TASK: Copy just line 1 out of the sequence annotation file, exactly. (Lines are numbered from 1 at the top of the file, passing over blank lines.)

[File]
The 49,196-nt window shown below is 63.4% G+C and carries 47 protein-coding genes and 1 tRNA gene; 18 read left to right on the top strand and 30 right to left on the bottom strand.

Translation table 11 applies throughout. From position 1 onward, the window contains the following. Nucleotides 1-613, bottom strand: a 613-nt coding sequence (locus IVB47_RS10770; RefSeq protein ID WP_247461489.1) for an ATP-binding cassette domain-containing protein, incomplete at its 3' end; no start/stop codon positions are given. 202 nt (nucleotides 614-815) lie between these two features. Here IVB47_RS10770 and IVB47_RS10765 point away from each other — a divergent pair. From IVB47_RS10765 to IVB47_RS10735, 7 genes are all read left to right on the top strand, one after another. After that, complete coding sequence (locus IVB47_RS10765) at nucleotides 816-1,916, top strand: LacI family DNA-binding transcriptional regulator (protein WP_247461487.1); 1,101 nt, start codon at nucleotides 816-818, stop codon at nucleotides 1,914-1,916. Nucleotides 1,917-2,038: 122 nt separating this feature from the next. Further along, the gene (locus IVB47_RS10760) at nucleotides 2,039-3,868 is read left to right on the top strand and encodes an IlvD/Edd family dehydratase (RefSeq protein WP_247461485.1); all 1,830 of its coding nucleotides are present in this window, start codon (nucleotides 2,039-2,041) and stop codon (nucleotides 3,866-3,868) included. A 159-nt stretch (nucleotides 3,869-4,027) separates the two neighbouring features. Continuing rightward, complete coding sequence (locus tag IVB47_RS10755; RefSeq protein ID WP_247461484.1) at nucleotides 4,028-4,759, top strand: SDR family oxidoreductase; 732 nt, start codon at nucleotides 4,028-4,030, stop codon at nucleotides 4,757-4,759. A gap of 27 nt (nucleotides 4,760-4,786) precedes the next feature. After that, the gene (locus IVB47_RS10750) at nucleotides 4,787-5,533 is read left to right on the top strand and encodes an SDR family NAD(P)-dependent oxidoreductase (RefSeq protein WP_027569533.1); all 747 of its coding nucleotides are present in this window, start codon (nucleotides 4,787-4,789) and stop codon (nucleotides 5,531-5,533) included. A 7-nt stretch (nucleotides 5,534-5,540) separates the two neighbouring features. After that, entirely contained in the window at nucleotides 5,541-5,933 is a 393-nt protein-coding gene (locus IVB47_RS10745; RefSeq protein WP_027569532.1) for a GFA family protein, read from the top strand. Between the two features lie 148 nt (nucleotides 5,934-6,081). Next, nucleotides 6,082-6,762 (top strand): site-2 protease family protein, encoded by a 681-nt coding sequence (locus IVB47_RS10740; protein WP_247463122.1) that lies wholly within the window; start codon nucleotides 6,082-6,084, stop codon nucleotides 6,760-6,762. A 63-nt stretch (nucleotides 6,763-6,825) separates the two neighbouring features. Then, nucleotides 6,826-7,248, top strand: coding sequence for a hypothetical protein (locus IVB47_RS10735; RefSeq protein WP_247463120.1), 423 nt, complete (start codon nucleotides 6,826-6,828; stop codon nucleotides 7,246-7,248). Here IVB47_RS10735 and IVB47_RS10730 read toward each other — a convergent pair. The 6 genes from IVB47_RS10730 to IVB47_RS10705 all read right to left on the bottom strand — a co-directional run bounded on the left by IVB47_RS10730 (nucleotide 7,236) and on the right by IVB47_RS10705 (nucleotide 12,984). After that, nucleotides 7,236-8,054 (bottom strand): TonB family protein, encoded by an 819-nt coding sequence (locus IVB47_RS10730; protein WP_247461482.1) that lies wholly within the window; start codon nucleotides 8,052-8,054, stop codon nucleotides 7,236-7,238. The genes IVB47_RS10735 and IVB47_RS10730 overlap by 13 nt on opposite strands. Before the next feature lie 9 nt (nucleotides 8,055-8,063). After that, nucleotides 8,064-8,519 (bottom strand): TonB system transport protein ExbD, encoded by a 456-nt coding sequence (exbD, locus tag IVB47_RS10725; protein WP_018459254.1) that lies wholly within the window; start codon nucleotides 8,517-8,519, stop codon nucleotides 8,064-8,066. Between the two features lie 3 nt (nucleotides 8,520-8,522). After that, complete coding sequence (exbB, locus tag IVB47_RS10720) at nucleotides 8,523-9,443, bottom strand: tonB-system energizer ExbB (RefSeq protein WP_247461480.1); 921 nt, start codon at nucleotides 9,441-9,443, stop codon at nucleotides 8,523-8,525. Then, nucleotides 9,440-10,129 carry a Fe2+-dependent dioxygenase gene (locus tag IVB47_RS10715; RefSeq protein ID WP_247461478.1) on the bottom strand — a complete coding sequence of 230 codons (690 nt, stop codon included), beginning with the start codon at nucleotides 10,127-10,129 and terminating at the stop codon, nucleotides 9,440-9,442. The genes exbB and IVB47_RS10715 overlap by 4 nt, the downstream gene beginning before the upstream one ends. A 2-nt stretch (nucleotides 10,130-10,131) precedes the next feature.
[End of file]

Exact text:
The 49,196-nt window shown below is 63.4% G+C and carries 47 protein-coding genes and 1 tRNA gene; 18 read left to right on the top strand and 30 right to left on the bottom strand.